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From Middle English aqueyntaunce, from Anglo-Norman aquaintaunce, aqueintance, Old French acointance (“friendship, familiarity”), from Old French acointier (“to acquaint”). Compare French accointance.
- (uncountable) A state of being acquainted with a person; originally indicating friendship, intimacy, but now suggesting a slight knowledge less deep than that of friendship; acquaintanceship. [from 12th c.]
- I know of the man; but have no acquaintance with him.
- (countable) A person or persons with whom one is acquainted. [from 14th c.]
- 1848, Thomas Babington Macaulay, chapter XVI, in The History Of England From the Accession of James II:
- Montgomery was an old acquaintance of Ferguson.
- (uncountable) Such people collectively; one's circle of acquaintances (with plural concord). [from 15th c.]
- 1726 October 28, [Jonathan Swift], “The Author Gives Some Account of Himself and Family, His First Inducements to Travel. […]”, in Travels into Several Remote Nations of the World. […], volume I, London: […] Benj[amin] Motte, […], →OCLC, part I (A Voyage to Lilliput), page 3:
- Having therefore conſulted with my Wife, and ſome of my Acquaintance, I determined to go again to Sea.
- 1791 (date written), Mary Wollstonecraft, A Vindication of the Rights of Woman: With Strictures on Political and Moral Subjects, 1st American edition, Boston, Mass.: […] Peter Edes for Thomas and Andrews, […], published 1792, →OCLC:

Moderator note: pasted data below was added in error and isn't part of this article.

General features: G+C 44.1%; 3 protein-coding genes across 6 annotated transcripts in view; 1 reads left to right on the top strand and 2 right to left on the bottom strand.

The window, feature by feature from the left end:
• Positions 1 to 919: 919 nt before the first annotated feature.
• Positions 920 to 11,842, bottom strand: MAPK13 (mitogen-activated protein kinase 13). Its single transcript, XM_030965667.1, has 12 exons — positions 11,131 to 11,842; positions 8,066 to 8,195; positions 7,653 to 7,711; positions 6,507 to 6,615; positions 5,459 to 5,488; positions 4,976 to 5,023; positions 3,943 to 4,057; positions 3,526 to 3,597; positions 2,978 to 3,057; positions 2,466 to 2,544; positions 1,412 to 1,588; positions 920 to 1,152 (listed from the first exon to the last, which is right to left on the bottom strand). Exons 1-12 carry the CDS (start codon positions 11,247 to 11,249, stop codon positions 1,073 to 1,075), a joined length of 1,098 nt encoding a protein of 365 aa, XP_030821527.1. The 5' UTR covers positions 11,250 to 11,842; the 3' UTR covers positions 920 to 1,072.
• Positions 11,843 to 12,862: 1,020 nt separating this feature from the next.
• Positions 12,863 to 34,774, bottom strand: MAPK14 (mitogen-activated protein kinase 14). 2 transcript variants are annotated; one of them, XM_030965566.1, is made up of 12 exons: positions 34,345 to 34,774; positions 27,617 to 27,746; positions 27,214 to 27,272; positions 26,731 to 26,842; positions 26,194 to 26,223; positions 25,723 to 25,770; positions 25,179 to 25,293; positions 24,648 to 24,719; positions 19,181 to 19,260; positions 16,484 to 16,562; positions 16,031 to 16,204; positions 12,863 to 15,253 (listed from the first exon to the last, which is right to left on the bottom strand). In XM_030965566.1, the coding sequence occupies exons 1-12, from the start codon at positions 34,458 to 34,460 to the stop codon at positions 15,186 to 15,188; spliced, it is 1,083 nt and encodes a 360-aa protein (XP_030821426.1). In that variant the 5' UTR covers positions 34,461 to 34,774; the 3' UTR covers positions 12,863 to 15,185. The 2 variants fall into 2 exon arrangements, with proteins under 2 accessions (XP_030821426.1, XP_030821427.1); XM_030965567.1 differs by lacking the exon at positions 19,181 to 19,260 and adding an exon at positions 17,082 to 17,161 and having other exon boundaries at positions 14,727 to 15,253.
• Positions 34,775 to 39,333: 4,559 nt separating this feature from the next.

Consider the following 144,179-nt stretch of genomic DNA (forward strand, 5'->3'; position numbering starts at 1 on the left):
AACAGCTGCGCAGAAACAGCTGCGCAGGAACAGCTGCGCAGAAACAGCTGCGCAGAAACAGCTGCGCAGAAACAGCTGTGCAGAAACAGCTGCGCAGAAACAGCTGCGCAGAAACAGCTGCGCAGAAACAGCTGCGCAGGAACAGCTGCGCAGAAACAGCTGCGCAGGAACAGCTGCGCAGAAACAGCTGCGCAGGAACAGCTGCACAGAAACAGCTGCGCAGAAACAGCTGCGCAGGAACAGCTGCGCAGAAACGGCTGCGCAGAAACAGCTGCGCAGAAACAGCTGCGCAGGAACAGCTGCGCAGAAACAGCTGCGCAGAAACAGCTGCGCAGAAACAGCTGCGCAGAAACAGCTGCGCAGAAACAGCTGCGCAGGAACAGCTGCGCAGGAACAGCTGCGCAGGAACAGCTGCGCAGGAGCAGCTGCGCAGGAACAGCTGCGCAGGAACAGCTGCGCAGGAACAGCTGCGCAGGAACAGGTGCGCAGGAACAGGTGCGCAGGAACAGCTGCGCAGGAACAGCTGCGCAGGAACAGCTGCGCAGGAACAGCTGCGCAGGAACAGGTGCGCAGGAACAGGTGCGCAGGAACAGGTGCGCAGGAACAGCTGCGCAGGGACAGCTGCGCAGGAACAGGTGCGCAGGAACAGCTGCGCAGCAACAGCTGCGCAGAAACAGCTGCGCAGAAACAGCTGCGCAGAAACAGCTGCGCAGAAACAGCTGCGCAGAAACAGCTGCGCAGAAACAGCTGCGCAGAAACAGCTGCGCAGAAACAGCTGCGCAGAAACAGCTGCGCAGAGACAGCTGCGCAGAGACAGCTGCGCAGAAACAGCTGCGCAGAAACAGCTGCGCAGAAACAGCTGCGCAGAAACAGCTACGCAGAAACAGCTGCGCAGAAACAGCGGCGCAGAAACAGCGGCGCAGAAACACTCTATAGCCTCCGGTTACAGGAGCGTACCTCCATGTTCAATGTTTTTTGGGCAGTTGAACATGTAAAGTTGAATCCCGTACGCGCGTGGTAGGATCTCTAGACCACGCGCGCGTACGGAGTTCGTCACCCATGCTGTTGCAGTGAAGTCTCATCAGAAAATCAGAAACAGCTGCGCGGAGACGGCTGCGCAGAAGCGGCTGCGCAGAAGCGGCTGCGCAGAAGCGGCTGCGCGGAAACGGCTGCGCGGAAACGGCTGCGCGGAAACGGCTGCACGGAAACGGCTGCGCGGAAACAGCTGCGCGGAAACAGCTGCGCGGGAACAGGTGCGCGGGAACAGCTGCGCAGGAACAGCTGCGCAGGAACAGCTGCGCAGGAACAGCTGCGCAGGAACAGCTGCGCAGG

- Their mother […] was busy in the mean time in keeping up her connections, as she termed a numerous acquaintance, lest her girls should want a proper introduction into the great world.
- Personal knowledge (with a specific subject etc.). [from 16th c.]
- Synonym notes: The words acquaintance, familiarity, and intimacy now mark different degrees of closeness in social intercourse. Acquaintance arises from occasional intercourse or interaction; as, "our acquaintance has been a brief one". We can speak of a slight or an intimate acquaintance. Familiarity is the result of continued acquaintance. It springs from persons being frequently together, so as to wear off all restraint and reserve; as, "the familiarity of old companions". Intimacy is the result of close connection, and the freest interchange of thought; as, "the intimacy of established friendship".
state of being acquainted, acquaintanceship
- “acquaintance”, in Webster’s Revised Unabridged Dictionary, Springfield, Mass.: G. & C. Merriam, 1913, →OCLC.
- “acquaintance”, in OneLook Dictionary Search.
acquaintance (plural acquaintances)
- Alternative form of